Mithu Basu, a public relations consultant, comes from a close-knit family of ten siblings. ‘When my brother went on his first trip abroad, he spent all the money he had making calls to our mother. When his friends asked why he didn’t spend the money shopping, he told them that calling home was more important.’
Dr P.P. Gandhi, a retired Mumbai-based doctor, is the eldest of a family of seven brothers and two sisters. Says he: ‘Some of us are better off than the others but that has made no difference to family unity. Recently, one of my brothers retired and another brother, an affluent businessman, gifted him a Maruti.’
Moments of sharing, caring, loving and giving. Signs of a family that works. Where does the magic lie? Why do some families, no matter how large and unwieldy in numbers, flow together like a song, while others are gridlocked in conflicts and hatred or simply drift apart like a cloud of autumn leaves? Why do some seem to grow in strength and purpose while others taper off like an unfinished sentence? Is a happy family a conscious creation or just an act of grace? Is there anything we can do to make our family life more fulfilling, more harmonious, more loving?
Families are where our histories are made. They have the strongest part in determining who we are. Whether it is the primary family we are born into or the secondary one that we make on marriage, it is the scene of our greatest joys, deepest sorrows, most significant milestones, most heartfelt hopes and disappointments. The birth of a child, the death of a parent, one’s marriage or that of a sibling, housewarmings, operations, festivals, birthday celebrations: these are the incidents that punctuate a life. No matter how successful or fulfilled we are on the outside, these private moments nourish us and form the center of our emotional and spiritual lives.
‘We have evolved from a tribal society,’ says psychiatrist Dayal Mirchandani, ‘and human connections are supremely important.’
A happy family life is one of life’s greatest blessings, and conversely, its absence is a singular misfortune.
But why, you ask, preach to the converted? After all, India is the original champion of the family concept. Vasudaiva Kutumbakkam (the world is one family) is the proud slogan of our Vedic culture. We are the land of the joint family. The average Indian woman nestles into the expansive bosom of her primary family until marriage propels her out into creating another. We still pull together, still put the interests of our children ahead of ours, still give the family first priority, still treat our parents with respect and our children with love; and we point a collectively smug finger at the permissive West and its disintegrating family system.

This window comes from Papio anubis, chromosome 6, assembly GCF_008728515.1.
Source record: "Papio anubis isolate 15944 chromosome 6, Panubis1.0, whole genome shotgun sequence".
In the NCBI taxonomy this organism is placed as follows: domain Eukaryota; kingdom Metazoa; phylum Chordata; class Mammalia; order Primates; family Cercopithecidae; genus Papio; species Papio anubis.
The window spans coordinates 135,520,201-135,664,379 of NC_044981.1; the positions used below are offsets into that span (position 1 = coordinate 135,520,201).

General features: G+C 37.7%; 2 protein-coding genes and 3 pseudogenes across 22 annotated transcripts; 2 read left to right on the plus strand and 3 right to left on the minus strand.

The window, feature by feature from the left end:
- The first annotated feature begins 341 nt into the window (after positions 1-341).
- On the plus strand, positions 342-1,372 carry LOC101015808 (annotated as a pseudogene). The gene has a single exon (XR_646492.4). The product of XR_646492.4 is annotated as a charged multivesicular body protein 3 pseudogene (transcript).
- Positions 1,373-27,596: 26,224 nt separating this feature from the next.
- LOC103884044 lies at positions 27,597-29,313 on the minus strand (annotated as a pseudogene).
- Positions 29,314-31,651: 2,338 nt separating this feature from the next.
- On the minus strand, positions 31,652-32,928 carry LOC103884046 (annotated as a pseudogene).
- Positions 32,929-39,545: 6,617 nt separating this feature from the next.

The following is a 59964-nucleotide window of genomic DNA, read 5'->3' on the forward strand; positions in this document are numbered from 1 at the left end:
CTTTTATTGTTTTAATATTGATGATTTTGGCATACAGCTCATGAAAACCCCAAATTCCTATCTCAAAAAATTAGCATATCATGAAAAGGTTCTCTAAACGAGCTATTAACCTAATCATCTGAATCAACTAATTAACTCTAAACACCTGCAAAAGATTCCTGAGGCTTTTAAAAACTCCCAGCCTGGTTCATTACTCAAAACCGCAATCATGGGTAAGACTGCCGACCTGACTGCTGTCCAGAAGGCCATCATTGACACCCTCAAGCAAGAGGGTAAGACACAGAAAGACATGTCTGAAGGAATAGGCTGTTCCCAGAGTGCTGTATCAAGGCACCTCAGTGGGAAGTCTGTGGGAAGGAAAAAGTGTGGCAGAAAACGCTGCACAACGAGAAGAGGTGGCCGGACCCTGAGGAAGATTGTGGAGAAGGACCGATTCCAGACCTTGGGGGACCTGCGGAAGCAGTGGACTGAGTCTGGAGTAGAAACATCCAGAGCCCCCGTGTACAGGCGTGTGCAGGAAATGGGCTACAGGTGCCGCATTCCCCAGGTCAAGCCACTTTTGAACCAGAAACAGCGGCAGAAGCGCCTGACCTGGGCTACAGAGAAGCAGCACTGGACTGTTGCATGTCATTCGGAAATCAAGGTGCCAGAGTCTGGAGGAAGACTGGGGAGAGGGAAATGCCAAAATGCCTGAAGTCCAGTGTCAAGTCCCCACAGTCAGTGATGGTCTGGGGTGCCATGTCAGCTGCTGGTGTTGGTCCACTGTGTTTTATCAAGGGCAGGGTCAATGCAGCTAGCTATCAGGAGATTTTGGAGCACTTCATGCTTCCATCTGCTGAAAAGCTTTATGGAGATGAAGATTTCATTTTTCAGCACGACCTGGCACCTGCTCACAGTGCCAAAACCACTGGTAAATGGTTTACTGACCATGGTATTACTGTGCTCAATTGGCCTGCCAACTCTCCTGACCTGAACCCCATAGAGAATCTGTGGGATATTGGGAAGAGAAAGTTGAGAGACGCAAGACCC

And yet… Our families may be holding up better than ones in the West, but the strain is palpable. Modern life, says motivational writer and trainer Stephen R. Covey in his book, The 7 Habits of Highly Effective Families, is family unfriendly. ‘We now live in a world that values personal freedom and independence more than responsibility and interdependence… Social life is fractured. Families and individuals are becoming increasingly isolated. Escape from responsibility and accountability is available everywhere.’
Every ‘ism’ and revolution in the recent past has driven a wedge into the institution of the family. Women, traditionally the custodians of the family, are venturing into the workplace today. Latchkey kids are a sad reality of urban life. Tremendous tensions as families vie with each other for better and more.
Says Maya Kirpalani, psychologist and family therapist at India’s Jaslok Hospital in Mumbai: ‘In this competitive atmosphere, families are achieving more but after a lot of struggle. Ultimately, they are unable to enjoy their achievements.’ One-child families are the norm and guilty parents attempt to compensate for their lack of time and attention by plying their children with goodies. As traditional values are replaced by a greater demand for freedom and individuality, relationships are cracking.